Adam Zagoria covers basketball at all levels. He is the author of two books and an award-winning journalist whose articles have appeared in ESPN The Magazine, SLAM, Sheridan Hoops, Sports Illustrated, Basketball Times and in newspapers nationwide.
St. John’s coach Steve Lavin will undergo surgery on Thursday at the world-renowned Memorial Sloan-Kettering Cancer Center in New York to treat his prostate cancer. Lavin will have the condition treated this week and is expected to resume his coaching responsibilities with the Red Storm after a recovery period.
“The advantage of early detection is that we were afforded the time to research all options,” said Lavin, 47, who has been recruiting this week at Bridgton (Maine) Academy and Brewster (N.H.) Academy.
“After weighing treatment options with the experts at Sloan we have decided surgery is the best path to take for my particular prostate cancer condition. We are confident that this course of treatment will lead to a cancer-free life.”
“We have consulted with Steve and his family about his options, and are confident that surgery is the best option Steve has to make a smooth, quick and full recovery from his relatively low-grade cancer,” said Peter T. Scardino, M.D., Chairman of the Department of Surgery at the Memorial Sloan-Kettering Cancer Center. “It is highly likely that this treatment will completely cure Coach Lavin’s condition, and because of his age and overall health, we anticipate a full return to his coaching duties.”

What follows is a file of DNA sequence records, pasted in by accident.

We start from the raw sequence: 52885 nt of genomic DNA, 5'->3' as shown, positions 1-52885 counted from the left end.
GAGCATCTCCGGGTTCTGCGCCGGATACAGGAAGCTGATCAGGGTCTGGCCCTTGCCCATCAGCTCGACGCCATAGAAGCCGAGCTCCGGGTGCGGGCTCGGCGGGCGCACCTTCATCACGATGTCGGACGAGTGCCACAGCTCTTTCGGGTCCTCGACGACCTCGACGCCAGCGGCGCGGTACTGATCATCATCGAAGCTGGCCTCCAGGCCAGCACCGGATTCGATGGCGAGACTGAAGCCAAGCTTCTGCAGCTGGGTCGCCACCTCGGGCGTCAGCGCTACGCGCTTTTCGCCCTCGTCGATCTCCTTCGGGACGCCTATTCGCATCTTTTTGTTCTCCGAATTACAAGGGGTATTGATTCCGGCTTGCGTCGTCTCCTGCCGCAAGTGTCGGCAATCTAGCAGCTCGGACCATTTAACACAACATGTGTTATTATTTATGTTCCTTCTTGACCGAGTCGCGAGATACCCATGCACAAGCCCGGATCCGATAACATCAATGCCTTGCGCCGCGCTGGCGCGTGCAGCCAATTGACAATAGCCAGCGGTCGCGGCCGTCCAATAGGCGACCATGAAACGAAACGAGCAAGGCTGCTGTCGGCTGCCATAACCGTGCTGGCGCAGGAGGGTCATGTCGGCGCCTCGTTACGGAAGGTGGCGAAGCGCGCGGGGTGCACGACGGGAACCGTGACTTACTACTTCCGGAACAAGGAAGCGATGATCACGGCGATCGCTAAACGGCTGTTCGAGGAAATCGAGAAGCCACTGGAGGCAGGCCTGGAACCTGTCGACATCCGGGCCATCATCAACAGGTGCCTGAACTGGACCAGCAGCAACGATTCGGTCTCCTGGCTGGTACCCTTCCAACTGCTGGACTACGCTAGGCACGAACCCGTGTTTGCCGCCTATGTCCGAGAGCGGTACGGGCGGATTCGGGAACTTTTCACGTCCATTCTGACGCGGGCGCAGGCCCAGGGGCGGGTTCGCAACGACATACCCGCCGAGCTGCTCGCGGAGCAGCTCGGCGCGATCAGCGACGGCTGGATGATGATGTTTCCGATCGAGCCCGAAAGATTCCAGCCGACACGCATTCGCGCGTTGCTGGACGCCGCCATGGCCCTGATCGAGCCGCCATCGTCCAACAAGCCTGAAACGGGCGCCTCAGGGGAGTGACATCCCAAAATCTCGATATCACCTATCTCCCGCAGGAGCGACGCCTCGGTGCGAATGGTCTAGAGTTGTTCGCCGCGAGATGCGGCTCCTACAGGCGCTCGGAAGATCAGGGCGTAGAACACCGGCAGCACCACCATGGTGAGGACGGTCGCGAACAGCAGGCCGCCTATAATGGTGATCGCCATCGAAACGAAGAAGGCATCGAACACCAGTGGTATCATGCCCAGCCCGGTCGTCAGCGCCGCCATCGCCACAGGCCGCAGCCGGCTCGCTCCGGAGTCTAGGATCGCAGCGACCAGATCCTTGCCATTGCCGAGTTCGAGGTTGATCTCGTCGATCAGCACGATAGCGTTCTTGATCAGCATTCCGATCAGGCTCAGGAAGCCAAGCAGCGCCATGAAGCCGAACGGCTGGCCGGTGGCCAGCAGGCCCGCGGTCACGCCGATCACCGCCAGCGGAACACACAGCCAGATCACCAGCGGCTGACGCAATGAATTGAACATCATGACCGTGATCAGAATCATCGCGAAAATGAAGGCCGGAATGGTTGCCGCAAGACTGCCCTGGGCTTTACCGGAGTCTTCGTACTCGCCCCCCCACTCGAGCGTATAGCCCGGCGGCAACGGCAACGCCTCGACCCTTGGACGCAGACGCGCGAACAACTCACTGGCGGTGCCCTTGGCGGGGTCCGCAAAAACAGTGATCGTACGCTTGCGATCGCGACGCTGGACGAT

St. John’s announced in early April that Lavin was diagnosed with an early stage of the disease in the Fall of 2010. After more than a year of continuing normal coaching duties while pursuing a physician-recommended course of active surveillance, Lavin will now change his treatment path to surgery later this week.
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Adam Zagoria is a New York Times contributor and Basketball Insider who covers basketball at all levels. He is the author of two books and is an award-winning journalist and filmmaker whose articles have appeared in ESPN The Magazine, SLAM, Sheridan Hoops, Sports Illustrated, Basketball Times and in newspapers nationwide. He also won an Emmy award for his work on the SNY mini-documentary on Syracuse guard Tyus Battle.
A veteran Ultimate Frisbee player, he has competed in numerous National and World Championships and, perhaps more importantly, his teams won the Westchester Summer League (WSL) championships in 2011 and 2013.
He lives in Manhattan with his wife and children.